Vegan, vegetarian and flexitarian diets could save you money – new research

Going plant-based doesn’t have to mean spending more.
marilyn barbone/ Shutterstock

Marco Springmann, University of Oxford

Many people are choosing to make the switch to plant-based diets for many reasons – including as a way of cutting their climate footprint or to be healthier.

Yet there’s long been the notion that plant-based diets are inherently more expensive than following a more traditional omnivore diet – which is why some people may be hesitant to make the switch. But it turns out that this isn’t entirely accurate. In fact, the recent research my colleagues and I published in Lancet Planetary Health found that eating a healthier and more sustainable diet (such as vegan, vegetarian, pescatarian or flexitarian) could actually slash up to a third off your food bill if you live in a high income country – like the UK, the US or Europe.

To conduct our study, we used data from the World Bank, which regularly collects information on the prices of many different items to estimate the purchasing power of different countries as a way of calculating their gross domestic product (GDP). For food items, they collected data on over 460 products from markets around the world. These items ranged from global products – such as widely available rice brands – to regional products unique only to certain countries.

We used the price data on both global and regional items to calculate the average cost of different food groups – including rice, fruits and vegetables, legumes and fish – by country. To calculate the total cost of diets and cost changes, we then paired the price data with information on current food demand and waste from the Food and Agriculture Organization of the United Nations and with recommendations for dietary patterns that can be healthier and more sustainable than current diets – such as flexitarian, pescatarian, vegetarian and vegan. This told us how much a person might spend on average to follow different diets.


The results of our analysis came as a bit of a surprise. If you look solely at the costs of the ingredients, a vegan diet actually costs a third less than the current “western” diets with high amounts of meat and dairy that many people consume in high income countries like the UK. Vegetarian diets clock in at a similar value, while people following flexitarian diets saved on average 14%. Only pescatarian diets – which include a higher proportion of fish and seafood – can sometimes cost 2% more than current diets.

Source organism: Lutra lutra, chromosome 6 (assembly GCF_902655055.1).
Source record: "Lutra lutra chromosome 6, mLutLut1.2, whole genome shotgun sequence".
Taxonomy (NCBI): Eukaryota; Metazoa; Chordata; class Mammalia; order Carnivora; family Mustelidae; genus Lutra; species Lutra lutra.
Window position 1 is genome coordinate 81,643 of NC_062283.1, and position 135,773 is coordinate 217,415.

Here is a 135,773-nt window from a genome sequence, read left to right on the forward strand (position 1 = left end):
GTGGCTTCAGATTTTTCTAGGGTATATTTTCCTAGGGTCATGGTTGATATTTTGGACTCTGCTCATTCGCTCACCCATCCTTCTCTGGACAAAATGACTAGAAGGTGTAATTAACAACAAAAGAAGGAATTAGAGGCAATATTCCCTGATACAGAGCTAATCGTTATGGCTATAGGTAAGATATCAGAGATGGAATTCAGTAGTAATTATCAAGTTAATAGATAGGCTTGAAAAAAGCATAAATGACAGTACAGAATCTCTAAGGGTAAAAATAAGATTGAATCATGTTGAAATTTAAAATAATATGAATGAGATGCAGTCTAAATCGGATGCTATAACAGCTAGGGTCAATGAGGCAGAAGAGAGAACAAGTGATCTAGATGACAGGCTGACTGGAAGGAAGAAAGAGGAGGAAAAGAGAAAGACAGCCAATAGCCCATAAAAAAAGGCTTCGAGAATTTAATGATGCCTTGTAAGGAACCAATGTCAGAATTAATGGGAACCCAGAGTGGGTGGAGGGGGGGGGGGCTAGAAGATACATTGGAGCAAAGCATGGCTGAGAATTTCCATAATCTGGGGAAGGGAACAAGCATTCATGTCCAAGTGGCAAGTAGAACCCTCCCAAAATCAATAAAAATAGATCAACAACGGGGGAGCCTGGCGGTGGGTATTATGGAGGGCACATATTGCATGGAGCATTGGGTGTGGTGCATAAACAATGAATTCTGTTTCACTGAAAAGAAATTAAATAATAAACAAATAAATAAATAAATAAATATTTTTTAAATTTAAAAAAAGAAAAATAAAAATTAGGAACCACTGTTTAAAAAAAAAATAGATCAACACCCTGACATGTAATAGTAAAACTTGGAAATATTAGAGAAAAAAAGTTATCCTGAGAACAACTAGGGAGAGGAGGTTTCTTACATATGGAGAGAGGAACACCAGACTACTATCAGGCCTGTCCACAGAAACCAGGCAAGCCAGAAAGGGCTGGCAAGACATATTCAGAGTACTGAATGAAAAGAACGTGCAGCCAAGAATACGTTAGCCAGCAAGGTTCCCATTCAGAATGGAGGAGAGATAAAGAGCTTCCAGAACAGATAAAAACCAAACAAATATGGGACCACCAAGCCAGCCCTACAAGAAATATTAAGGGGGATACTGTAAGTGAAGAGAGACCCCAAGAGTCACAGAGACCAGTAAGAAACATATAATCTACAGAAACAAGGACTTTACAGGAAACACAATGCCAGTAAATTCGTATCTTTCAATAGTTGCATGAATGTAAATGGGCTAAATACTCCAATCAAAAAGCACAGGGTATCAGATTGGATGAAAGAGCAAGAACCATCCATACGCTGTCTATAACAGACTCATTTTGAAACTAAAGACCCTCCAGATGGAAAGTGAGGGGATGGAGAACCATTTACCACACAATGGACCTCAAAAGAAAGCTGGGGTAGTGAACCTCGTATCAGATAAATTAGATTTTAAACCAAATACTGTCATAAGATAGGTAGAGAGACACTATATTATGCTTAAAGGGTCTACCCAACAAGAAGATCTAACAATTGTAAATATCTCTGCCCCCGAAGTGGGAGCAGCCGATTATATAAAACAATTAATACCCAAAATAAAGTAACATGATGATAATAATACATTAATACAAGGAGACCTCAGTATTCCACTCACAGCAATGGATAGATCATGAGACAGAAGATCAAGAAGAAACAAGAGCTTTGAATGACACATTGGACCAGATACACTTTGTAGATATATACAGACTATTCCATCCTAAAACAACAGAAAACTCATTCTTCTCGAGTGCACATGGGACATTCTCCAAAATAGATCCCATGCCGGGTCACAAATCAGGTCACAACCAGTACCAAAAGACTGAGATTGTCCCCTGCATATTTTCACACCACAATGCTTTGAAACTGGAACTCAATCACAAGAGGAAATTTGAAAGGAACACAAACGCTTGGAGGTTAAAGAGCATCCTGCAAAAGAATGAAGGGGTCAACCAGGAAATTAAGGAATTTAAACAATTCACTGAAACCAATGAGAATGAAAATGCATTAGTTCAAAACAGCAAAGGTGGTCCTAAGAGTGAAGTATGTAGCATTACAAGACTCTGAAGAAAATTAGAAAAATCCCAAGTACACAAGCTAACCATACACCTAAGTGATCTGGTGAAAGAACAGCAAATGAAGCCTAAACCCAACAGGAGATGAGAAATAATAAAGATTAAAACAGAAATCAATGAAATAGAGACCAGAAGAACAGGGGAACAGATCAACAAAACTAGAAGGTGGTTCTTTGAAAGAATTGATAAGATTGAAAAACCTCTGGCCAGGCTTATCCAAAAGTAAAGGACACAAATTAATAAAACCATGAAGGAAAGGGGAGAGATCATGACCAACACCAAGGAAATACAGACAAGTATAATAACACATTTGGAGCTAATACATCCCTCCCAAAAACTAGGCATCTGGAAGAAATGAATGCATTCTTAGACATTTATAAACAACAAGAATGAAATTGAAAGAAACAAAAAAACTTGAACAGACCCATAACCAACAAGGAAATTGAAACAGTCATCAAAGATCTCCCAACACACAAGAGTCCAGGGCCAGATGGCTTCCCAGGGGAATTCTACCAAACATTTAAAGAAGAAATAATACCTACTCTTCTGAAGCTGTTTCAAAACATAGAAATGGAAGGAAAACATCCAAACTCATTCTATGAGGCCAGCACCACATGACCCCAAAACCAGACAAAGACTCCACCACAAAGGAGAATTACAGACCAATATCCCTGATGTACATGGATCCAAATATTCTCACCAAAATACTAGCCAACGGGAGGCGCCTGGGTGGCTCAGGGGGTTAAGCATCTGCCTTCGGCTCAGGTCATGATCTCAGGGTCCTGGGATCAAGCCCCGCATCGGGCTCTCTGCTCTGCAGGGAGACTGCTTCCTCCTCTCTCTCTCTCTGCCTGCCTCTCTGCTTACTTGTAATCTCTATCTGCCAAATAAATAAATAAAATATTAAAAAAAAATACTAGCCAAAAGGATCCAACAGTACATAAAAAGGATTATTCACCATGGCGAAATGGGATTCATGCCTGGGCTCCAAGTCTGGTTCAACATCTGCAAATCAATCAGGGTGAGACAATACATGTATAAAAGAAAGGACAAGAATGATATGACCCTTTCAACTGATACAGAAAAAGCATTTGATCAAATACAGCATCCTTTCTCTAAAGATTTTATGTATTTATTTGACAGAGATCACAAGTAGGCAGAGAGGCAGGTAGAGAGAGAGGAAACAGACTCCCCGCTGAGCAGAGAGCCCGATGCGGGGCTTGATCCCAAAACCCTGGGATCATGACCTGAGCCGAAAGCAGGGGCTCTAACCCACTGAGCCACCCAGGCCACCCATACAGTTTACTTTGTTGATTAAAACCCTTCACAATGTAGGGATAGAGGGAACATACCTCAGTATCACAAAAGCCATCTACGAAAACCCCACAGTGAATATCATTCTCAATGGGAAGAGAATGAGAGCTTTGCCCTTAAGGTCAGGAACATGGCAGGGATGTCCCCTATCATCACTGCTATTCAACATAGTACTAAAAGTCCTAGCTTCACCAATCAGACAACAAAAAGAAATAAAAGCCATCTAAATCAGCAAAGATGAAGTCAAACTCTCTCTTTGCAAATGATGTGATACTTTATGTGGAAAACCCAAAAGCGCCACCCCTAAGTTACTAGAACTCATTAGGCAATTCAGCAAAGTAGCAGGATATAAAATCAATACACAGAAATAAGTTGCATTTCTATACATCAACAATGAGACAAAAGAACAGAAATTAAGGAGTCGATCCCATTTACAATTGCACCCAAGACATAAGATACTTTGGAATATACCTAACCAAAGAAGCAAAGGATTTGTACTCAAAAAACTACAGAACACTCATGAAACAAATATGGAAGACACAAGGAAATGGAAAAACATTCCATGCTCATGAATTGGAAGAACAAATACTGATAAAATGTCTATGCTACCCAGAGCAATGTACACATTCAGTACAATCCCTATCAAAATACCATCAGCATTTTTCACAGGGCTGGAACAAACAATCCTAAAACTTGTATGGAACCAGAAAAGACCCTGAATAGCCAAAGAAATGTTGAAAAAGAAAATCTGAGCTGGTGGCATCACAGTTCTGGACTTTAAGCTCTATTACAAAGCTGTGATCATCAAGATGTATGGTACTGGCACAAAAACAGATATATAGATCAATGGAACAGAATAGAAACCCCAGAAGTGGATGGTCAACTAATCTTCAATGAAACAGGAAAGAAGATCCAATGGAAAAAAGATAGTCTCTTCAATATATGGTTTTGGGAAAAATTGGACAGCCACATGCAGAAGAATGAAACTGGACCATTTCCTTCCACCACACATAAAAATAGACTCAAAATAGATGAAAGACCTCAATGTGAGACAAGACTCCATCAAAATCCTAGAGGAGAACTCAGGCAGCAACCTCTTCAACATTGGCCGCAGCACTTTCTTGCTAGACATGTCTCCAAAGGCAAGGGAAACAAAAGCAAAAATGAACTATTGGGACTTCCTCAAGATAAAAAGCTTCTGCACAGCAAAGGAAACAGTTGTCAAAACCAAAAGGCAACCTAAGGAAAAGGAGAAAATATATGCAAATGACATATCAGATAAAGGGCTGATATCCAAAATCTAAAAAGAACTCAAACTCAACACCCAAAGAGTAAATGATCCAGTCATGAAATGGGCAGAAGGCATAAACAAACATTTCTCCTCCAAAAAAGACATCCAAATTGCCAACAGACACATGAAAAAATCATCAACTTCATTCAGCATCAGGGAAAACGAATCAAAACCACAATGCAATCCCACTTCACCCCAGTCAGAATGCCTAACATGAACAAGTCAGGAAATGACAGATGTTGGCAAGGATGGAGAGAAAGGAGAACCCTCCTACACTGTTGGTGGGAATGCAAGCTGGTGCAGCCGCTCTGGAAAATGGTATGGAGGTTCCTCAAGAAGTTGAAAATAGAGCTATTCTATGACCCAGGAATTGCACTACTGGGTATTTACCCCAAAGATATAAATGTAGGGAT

To put it into perspective, we estimate that the typical western diet costs about US$50 per week per person (£37). In comparison, flexitarian diets cost are around $42 per person per week, vegetarian diets as low as $34, and vegan diets as low as $33. That means, over the course of a year, you could save almost $900 per person by switching to a more plant-based diet.

A vegan 'Buddha' bowl meal, with chickpeas, avocado, tomatoes and corn.
Vegan and vegetarian diets were the cheapest.
Magdanatka/ Shutterstock

The important thing to keep in mind here is that the data we used refers to the costs of basic ingredients – such as fruits, vegetables, legumes and so on. We didn’t include ready-made meals, take-aways, or highly processed foods such as plant-based burgers. That means, if you want to realise these savings, go for minimally processed foods and try out some new recipes. That’s not only better for your wallet, but will in most cases also healthier and more sustainable than diets based on highly processed foods.

Things were a bit more complicated, however, when looking at low income countries, such as sub-Saharan Africa. There, typical diets consist mainly of starchy foods. We found that although following vegan, vegetarian, flexitarian or pescatarian diets were a quarter cheaper than following a western diet high in meat and dairy, these dietary patterns were still at least a third more expensive to follow than the high-starch diets that are currently consumed in low income countries.

Affording to follow a healthy and sustainable diet in low income countries is clearly a challenge. This is why our study also looked at how we could bring costs down. We found that when economic development in poor regions was paired with efforts to reduce food waste and introduce health and climate-friendly food pricing, it was possible to make sustainable diets cost-competitive in low income countries within a decade.

Transitioning towards healthier and more sustainable diets is urgently needed to prevent dangerous levels of climate change, and to tackle the health burden of poor diets. Our study shows that, given the right political support, healthy and sustainable diets can also be affordable, not only in high-income countries but everywhere.The Conversation

Marco Springmann, Senior Researcher, Oxford Martin Programme on the Future of Food, University of Oxford

This article is republished from The Conversation under a Creative Commons license. Read the original article.

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